being conscripted into Khun Sa's army, he said:"I don't stop
being UNICEF ambassador just because I am in Burma.
"One of the great campaigns of UNICEF is to stop recruitment
of children into armies at that sort of age, it's absolutely
(3) Burmese trade: A Pandora's box
SIR: It used to be that Thailand among the Southeast Asian
countries, enjoyed a special reputation as the exception to the
rule, a country where government officials and the business
community did not have to look for anyone for advice or for help
regarding their activities and influence in Burma. Only a year
ago, Thailand was still very much in. Today it is a different
story. But why the sudden deterioration in relations? The answer
is trade, especially trade conducted in an unsavory manner.
Much of the friction that exists between the two countries
stems from the irresponsible behaviour of corrupt businessmen and
officials bent on making a fast buck based on illegal schemes and
activities. Their activities have created distrust between the
Recent revelations of scandalous affairs that shook the Thai
community is an indication that such unsavory schemes are on the
For instance, along with some MPs of a coalition party, a
mysterious businesswoman from Burma was allegedly involved in
shady deals. Ma Khine Zaw, daughter of a wealthy Burmese family,
has been in the logging business since 1988 and she is well known
in Burma for her aggressive style of networking and according to
reliable Rangoon gossip mill, rumours abound regarding her
relationship with Thai officials.
Whether she is being used as a conduit for influence
peddling in Burma by the Thai MPs in an effort to open the closed
border trade is a question that someone within the Burmese
Government may able to answer. Most likely it will never
happen. But at least one thing that we do know is that Ma Khine
became quite a controversy, while she was accused of playing a
key part in the Group 1 6's takeover of companies in the stock
market using a multi-million-baht loan from the Bangkok Bank of
Commerce (BCC) .
We also know from the newspaper accounts that she could have
helped a deputy minister obtain logging deals in Burma. We also
read that there was a plan to revamp two cement plants in Burma
by a Ma Khine-affiliated company
These soap opera type revelations are a warning to those
unscrupulous businessmen - that it is about time to re-evaluate
their intentions regarding Burma, especially in the trade area.
Trade practices in general must be ethical and that there is a
need for straightforward business activities. All they need is to
learn from such mistakes and make some directional changes in
their business practice with Burma.
John Tyn Gyi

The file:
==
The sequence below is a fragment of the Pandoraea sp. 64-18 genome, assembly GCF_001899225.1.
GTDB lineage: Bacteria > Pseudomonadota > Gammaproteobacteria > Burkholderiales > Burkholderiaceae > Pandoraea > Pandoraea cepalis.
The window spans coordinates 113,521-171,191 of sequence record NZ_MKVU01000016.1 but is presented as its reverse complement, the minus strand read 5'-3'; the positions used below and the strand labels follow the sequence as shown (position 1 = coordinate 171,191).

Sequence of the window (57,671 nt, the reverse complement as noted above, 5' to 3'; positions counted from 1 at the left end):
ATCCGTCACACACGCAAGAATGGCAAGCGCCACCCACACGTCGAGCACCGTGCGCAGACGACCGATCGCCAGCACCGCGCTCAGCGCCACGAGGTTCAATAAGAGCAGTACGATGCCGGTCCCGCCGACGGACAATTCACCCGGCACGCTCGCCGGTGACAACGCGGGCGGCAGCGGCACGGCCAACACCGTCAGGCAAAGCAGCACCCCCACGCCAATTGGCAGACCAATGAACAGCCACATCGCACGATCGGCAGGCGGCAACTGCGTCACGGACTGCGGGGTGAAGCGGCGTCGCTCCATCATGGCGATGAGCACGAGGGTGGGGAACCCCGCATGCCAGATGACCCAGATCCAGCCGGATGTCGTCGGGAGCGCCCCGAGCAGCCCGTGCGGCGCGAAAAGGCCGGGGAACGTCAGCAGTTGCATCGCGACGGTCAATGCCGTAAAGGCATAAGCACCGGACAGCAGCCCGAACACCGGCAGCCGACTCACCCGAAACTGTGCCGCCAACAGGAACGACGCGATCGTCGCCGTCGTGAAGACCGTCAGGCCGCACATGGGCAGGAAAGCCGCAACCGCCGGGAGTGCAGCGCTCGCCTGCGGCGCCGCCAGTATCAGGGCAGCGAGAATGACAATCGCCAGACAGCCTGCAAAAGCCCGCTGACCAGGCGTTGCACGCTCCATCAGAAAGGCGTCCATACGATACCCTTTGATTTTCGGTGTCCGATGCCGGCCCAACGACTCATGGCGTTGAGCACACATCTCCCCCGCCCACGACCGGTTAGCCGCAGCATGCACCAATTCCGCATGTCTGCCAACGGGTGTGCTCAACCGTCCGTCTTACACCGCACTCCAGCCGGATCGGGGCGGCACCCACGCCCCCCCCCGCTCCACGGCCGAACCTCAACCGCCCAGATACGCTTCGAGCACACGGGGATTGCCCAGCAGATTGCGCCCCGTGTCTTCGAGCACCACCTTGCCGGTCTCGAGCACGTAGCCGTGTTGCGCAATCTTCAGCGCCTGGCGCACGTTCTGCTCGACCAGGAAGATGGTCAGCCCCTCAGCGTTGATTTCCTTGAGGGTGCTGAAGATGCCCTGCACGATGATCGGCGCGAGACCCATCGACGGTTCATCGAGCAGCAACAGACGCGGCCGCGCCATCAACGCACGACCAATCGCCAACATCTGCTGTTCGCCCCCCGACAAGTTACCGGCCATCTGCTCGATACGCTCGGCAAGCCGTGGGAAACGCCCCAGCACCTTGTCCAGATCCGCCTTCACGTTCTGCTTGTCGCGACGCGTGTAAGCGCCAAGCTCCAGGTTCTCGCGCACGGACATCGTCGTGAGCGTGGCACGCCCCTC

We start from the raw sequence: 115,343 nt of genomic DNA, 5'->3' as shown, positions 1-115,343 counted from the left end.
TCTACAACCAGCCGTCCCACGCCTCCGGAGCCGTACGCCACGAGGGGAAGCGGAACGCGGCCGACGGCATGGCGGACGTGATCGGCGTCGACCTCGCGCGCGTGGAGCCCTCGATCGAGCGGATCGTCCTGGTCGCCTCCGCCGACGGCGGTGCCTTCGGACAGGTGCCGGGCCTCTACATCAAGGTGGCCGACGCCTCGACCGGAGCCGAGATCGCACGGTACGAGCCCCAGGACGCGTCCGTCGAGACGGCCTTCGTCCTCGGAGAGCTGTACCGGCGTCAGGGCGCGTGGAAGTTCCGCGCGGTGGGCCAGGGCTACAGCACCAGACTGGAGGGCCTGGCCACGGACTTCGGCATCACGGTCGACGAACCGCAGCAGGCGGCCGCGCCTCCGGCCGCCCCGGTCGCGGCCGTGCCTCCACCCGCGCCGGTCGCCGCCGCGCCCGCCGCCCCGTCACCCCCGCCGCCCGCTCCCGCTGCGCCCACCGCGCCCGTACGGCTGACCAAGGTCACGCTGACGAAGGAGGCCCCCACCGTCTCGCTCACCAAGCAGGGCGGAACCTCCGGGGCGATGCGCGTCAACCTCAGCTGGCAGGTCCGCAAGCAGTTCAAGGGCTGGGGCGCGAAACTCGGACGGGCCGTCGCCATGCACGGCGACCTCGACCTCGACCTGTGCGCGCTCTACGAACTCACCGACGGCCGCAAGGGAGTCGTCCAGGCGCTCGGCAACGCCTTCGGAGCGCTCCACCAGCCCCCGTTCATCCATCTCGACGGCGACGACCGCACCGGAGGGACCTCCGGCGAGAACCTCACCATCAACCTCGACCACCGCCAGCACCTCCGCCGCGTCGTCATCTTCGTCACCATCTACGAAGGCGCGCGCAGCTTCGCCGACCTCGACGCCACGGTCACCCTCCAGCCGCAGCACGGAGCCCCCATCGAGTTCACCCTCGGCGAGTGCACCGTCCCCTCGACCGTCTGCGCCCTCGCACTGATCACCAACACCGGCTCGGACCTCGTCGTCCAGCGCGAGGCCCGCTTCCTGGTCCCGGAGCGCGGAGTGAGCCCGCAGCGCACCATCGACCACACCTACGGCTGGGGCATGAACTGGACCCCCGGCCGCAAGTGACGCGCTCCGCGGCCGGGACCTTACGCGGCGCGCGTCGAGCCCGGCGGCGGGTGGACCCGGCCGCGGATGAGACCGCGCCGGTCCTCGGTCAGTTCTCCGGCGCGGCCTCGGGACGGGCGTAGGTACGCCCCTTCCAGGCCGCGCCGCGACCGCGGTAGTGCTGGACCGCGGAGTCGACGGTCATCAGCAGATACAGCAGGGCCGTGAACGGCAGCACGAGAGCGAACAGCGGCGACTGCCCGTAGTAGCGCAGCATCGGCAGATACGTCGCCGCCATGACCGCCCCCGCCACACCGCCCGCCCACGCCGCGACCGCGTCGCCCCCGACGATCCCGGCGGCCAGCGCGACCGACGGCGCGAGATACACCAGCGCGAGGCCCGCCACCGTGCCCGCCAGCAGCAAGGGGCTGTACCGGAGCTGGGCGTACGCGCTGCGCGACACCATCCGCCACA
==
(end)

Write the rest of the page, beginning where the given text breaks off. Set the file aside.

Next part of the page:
(4) Six Days In SLORC Country - How Ustinov Saw It
Peter Ustinov gives his views about Burma, its people and the
military rulers after a six-day visit to that country where he
acted as a master of ceremony in a documentary film describing
the country's historical background. He spoke with Bangkok Post
Assistant Editor Ralph Bachoe about it.
Sir Peter, before your departure for Burma, you had said that you
would allow neither faxes nor people to influence you to change
your mind and cancel the trip to Burma, and that you would have
to find out for yourself the true situation in that country.
So what did you find out sir, who did you meet, what did you see
and what did you hear? And what is your deduction of the visit?
I heard a great deal of things and I don't want to say who I saw
because all the things I have heard might get them into trouble.
It's ridiculous to form any conclusions after five or six days
... most of them on the water. But there are two indications
about what the situation is like. The first is their television
which is a big giveaway because they have news in Burmese on
every evening, followed by news in English.
And to them, news seems to mean only things that happened inside
Burma, and it's introduced by a rather mournful, obviously Anglo-
phone character. Looking at the news summary I felt I might have
been in Moscow in 1935, or perhaps to bring it charitably into
more modern times [like] in Mao's China [where], just at the time
of the Cultural Revolution, there wasn't quite as much
excitement, but there were a great many optimistic ladies with
strained faces, dancing, calisthenics, flowers being thrown and
military music in the background, and a whole array of generals
obviously very pleased by what they saw and heard.
You mean something similar to it in Rangoon, in Burma ...
Yes, I saw it on their television. I don't think there are very
many symptoms of an actual situation. In any case it is a too
diverse a country to be able to talk with any authority if you
only visit main centres.
But another indication already in the country, which is
relatively unexploited, was the amount (sic) of pagodas in which
there were groups of children who should have been at school.
Already they're selling false rubies, or I don't know how
accurate Coca-Cola, because I am not an addict, but they were
selling everything ... torch batteries and asking for money, and
at the same time with considerable intelligence.
Very often one has to learn the particular in order to understand
the general. One little girl who was 10 spoke in very good
English ... and I asked her whether she was at school ... and she
said no longer. In fact, she had left school for good already and
was now using her natural intelligence in outsmarting other
children in picking the right foreigner to get something from.
This reveals. a certain waste of human quality because, as you
told me before, there is the usual effort to try to dissuade you
from going by saying: "The niceness of the people is a trap which